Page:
The Moral Quality of Contempt: Wednesdays with Walter: Day 2

“You have heard that it was said to those of old,
‘You shall not murder; and whoever murders will be liable to judgment.’

But I say to you that everyone who is angry with his brother will be liable to judgment; whoever insults his brother will be liable to the council;
and whoever says, ‘You fool!’ will be liable to the hell of fire.”  
Jesus, Matthew 5:21-22

“The important point is that Jesus ranged hate and contempt
under the category of murder….  The horror which Jesus feels for such action
is an expression of his own respect for the worth of personality.”

— Walter Rauschenbusch, The Social Principles of Jesus

angry.pngI’ve grown weary of contempt.

I see it expressed by our national leaders and expressed towards our national leaders.

I’ve grown weary of contempt.

I see it on Facebook…  on Twitter…  on the radio…  on television…  in the papers…

I’ve grown weary of contempt.

I feel it from the “right” and the “left.”


I just wish I could say it is because I am only a victim of contempt, but I know that my hands are stained red with the blood of those whom I have murdered with my own contempt.

And I realize now more than ever that my sins have found me out — that those whom I love the most see the stains on my hands.

I’ve grown weary of my own contempt and pray that God forgives me and gives me strength to change — to wash clean my murderous hands.

If we are to value life, we must pray that God gives us the strength to love the other — to overcome our contempt and anger towards the other — and even our enemy.

We CANNOT justify our actions of contempt and anger by saying we are fighting fire with fire.  We cannot say that acting virtuously won’t cut it in this day.

And I need to come to grips with the reality that this spirit of contempt isn’t new — Facebook, Twitter, etc. are only new weapons used to murder through contempt, but the problem of murderous contemptuous attitudes is as old as humanity.  Jesus fought it; Rauschenbusch fought it; and I pray for strength to do the same.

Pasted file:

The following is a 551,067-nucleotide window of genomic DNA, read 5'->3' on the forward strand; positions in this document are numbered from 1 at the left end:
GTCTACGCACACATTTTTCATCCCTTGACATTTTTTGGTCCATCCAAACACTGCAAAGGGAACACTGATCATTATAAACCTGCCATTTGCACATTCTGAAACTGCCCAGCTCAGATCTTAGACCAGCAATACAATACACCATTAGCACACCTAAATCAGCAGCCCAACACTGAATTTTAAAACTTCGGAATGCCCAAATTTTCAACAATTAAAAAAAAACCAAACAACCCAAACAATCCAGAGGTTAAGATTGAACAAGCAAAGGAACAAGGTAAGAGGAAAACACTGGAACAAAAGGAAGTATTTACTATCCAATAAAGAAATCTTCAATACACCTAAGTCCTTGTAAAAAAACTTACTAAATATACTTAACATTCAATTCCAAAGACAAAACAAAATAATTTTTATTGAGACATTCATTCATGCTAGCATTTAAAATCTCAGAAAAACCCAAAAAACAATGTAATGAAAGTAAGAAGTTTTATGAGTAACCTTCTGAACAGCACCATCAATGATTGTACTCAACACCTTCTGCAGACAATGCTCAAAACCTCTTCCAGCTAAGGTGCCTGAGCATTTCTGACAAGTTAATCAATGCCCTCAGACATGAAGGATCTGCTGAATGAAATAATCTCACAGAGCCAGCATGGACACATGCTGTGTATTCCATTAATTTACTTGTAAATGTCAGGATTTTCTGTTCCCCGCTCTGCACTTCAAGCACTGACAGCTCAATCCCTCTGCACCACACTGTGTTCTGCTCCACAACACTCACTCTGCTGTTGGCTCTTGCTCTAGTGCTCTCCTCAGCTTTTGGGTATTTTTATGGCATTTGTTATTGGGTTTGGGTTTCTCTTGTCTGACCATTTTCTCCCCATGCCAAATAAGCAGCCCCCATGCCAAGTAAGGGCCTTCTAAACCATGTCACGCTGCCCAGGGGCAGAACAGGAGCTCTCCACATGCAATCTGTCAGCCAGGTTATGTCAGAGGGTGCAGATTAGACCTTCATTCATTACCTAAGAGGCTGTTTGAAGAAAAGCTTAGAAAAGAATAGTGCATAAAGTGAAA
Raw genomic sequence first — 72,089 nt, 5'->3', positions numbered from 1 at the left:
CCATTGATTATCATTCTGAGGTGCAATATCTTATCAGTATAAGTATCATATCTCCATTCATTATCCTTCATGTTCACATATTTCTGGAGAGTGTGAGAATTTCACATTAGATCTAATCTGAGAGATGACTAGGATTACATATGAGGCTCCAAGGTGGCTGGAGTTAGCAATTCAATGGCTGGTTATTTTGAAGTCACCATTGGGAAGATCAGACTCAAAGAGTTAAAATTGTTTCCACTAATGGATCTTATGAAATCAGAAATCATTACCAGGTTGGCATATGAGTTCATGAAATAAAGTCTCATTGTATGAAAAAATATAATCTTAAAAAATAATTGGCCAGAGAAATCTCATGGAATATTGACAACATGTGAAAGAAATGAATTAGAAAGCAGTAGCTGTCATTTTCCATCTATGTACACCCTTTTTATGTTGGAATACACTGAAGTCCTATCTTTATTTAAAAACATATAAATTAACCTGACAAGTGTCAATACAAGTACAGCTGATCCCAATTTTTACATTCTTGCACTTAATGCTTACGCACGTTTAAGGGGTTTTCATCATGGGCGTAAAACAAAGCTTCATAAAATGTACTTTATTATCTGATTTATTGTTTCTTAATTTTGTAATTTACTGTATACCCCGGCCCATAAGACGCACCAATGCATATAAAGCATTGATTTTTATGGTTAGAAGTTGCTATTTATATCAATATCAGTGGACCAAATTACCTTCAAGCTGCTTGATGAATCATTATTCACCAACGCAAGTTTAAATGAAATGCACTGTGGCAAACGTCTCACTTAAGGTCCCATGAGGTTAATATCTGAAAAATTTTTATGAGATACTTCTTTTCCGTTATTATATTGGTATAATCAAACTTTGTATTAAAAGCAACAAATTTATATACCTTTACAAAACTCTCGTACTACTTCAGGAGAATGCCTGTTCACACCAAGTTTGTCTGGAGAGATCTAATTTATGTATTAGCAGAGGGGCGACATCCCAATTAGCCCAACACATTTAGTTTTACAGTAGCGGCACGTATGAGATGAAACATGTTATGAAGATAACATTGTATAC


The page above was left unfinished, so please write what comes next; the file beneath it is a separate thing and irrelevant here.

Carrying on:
Will we recognize today that our actions of contempt and anger are killing us?

Will we share in the horror which Jesus feels for such action as an expression of his and our respect for the worth of personality?

Will we have the strength — not to agree with everyone — not to ignore sin — but to confront it with love instead of contempt — with life instead of murder?

How does contempt raise its ugly head on your FB feed?

How do you see contempt in your place of work?  …your home?  …your place of worship?

How will you challenge a growing culture of death and contempt for life with an abundant life of joy?



Learning to Lament

Religion that is pure and undefiled before God the Father is this:
to visit orphans and widows in their affliction…
James 1:27

eye-609987_1280From a young age, I remember thinking to myself that real men don’t cry and that I shouldn’t be a cry baby.  I can’t say that anyone ever explicitly taught me that or even told me that — it was just understood.  Crying was a sign of weakness, of vulnerability, of being a loser, and so you didn’t cry.

But there is a time for crying, there is a time for tears, or to use the words of the psalmist, a time to lament.  A lament is a passionate crying out of grief, of pain, of sorrow.  And for the reader and obeyer of scripture it can have a special connotation of crying out to God, a plea that He would turn and hear the cry and act based upon His love and His justice.


There is a lot of talk recently about the refugee and the immigrant.  I’m not interested in this post to make a political argument one way or the other.  It’s not that I don’t have an opinion about that, and in time that opinion may find its way into one of my blogs.  But as I sat in church today (we attended University Baptist Church in Waco, TX, for the first time today; it was a great service.), I was struck by the words of one of the worship songs we sang.  It was a lament named “Rise Up” from an album named “Lamentations:  Simple Songs of Lament and Hope, Vol 1.  I would encourage you to listen to the song by clicking here before you continue reading.

As I listened to the song I was reminded that regardless of our political persuasions or opinions regarding national security, law and order, refugees, immigrants, or whatever our hearts — if we are believers in Jesus Christ — should be breaking.  We should watch the news not with triumph or anger but with sadness and tears.  As believers, we need to learn to weep, we need to learn to cry out to God, we need to learn to lament.  If our hearts are not broken over the pain in this world, then I fear that we do not have the heart of Christ or quite possibly (to use the term with which I was raised hearing in Sunday School) we may not have Jesus in our own heart.

Let us weep together, let us cry out to God, let us lament:
   May we plead that God will rise up.
   May we pray that the earth will fear the Lord.
   May we petition that God will avenge the poor.
   May we hope that God’s Kingdom will come.
      O rise up!